X: When I was considering a job with Blizzard one thing I heard was the struggle of work and home balance, did you find that to be the case? How did you handle it?
MB:Well, in my case my hobby had become my work, so it was easy at first. Juggling family is a little trickier, but manageable. I think where that starts becoming even more of an issue is when you start getting higher up in management, but that’s sort of expected in any corporation.
X:Having left now what are you doing?
MB:Absolutely nothing related to the game industry, and I’m very happy there. I like to describe what I do as support for a site that’s sorta like Amazon, but for hotels.
X:You mention gaming as a passion and I know you’re keeping that going with streaming. Where/when can we see you stream and what can we expect to see?
MB: I do stream now and then! I like a casual variety of games, but lately I’m playing a Barb for S7, some MechWarrior Online, Ark, and Earth Defense Force 4.1. If I’m honest then I gotta admit I’m terrible about keeping a set schedule, but I tend to randomly stream from 9pm to 11pm on weekdays (Pacific Time), and then sometimes from 8pm till 1am on Saturdays. I’m also @3Stonekegs on Twitter, and I lurk there pretty often.
X: What advice would you have for anyone looking to break into the industry?
MB: You don’t need a degree in game design, but good for you if you do. What you need is the discipline to work on your skill every single day. Your skill is whatever it is in the game industry that you want to do, but make damn sure you work on it every single day. That’s what your competition is doing, and they are likely every bit as smart and capable as you are.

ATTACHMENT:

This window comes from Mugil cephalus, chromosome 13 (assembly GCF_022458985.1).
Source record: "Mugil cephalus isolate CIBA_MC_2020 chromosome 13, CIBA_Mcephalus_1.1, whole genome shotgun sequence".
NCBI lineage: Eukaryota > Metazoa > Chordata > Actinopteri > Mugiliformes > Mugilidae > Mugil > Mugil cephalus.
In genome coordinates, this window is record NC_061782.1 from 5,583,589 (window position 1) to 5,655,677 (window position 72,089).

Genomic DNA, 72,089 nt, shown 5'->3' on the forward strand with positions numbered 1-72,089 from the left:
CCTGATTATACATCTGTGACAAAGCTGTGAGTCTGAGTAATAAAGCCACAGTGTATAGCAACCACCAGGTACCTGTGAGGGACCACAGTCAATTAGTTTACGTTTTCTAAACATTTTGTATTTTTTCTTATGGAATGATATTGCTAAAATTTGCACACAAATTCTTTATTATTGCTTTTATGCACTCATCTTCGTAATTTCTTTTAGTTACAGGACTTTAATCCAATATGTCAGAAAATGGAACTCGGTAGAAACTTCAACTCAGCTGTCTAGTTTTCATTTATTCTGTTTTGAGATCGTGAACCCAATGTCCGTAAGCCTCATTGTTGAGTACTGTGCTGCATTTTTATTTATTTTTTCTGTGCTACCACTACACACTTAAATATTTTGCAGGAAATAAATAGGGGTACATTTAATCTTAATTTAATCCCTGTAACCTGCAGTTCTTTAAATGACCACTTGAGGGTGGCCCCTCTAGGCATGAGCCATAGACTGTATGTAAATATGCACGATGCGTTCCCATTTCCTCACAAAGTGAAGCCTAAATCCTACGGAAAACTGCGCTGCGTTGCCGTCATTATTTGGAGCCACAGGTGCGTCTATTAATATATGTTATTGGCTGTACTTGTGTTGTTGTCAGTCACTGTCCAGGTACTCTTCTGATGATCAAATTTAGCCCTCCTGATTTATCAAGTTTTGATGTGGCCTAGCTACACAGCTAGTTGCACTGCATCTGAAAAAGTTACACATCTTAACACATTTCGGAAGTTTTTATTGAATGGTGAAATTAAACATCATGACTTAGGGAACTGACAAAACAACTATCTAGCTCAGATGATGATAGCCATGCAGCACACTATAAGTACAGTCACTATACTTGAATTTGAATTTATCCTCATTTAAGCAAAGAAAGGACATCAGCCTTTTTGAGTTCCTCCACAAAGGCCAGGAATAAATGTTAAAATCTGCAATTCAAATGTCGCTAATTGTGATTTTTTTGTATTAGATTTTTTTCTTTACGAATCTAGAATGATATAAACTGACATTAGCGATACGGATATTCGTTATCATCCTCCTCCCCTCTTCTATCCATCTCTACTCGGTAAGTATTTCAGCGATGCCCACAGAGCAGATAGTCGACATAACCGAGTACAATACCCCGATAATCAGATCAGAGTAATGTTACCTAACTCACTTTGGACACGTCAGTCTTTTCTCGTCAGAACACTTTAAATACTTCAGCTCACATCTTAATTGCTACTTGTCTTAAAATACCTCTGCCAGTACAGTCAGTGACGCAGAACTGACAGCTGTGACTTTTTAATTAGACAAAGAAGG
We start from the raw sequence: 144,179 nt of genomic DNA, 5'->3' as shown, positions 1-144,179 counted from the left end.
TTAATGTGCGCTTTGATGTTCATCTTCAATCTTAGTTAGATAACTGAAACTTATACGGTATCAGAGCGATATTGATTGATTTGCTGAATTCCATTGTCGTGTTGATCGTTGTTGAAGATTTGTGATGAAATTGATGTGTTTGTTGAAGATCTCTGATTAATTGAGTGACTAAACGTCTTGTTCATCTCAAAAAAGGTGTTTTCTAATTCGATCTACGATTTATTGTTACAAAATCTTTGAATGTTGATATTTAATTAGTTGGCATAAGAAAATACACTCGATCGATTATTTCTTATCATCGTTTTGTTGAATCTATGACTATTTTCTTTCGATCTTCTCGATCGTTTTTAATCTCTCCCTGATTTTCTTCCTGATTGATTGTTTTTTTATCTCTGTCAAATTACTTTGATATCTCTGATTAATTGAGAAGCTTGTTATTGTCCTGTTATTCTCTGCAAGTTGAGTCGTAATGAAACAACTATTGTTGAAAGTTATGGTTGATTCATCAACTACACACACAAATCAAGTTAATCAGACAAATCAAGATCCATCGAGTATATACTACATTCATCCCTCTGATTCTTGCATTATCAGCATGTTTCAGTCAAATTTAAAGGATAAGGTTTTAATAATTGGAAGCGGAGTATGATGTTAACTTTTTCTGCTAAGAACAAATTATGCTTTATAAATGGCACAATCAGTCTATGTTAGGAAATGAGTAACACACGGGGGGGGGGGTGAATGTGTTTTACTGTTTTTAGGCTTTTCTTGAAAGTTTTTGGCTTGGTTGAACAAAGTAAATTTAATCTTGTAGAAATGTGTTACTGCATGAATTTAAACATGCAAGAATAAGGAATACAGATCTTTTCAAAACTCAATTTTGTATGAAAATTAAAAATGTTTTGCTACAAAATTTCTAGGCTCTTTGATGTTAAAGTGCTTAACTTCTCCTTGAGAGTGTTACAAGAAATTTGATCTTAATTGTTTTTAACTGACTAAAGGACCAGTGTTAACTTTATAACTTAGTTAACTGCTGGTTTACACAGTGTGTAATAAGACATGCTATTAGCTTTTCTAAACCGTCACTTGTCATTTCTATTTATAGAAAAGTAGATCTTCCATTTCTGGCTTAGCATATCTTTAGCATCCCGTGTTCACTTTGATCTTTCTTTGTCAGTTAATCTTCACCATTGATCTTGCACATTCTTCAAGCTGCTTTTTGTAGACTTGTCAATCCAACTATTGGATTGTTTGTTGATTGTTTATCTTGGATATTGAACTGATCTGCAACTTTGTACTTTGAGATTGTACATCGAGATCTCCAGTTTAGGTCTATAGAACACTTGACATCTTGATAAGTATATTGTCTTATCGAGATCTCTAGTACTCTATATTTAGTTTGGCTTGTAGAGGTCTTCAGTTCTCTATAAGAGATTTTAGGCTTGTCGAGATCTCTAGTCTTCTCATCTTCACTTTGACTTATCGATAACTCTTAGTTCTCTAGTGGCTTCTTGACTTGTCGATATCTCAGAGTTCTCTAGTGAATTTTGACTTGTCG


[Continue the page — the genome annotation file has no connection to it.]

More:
X:What is the (in your opinion) the biggest misunderstanding about being a CM?
MB:I think the greatest illusion is that a CM just sits there and fucks around with anything remotely related to their brand on social media all day. That would be a fun job, but no company needs someone to do that, so there is actually a ton of reporting, resource management, relationship management, event planning and coordinating, and tons of other draining foot work that makes the job less and less about actually talking to people, and more about proving that you’ve spoken to people, or are planning to do so.
X:Are games more or less enjoyable having seen how the sausage is made?
MB: I know some CM’s that say they’re less impressed now that they’ve seen the wizard behind the curtain, but I’m not one of them. I find the entire process interesting, the end results are often exciting to play, and the communities that evolve around these games fun to be a part of. I don’t know if I’ll ever want to be a CM again, but for now I’m happy with what I got to be a part of, and thankful I got to meet the people I did. This whole experience has taught me that while I love being an engaged member of a community, I also have no business trying to run one. Figuring that out about yourself is a no brainer for plenty of people, but who could blame me for not passing up the chance to try?
The role of a CM is not as simple as we may think, but it’s great to hear that working in the industry doesn’t necessarily sour you from what you love. As Blizzard and Diablo have grown the people behind the scenes can lose some of their autonomy and I appreciate Marcus letting us see what the person behind the text is actually like.
What did you find most interesting, and what Grimiku memories do you have?
One Life to Live covers the Hardcore play and life style in the Diablo community. It is written by Xanth and published (semi)weekly. Post your comments below, Follow me on Twitter @HCXanth or contact the author directly.Related to this article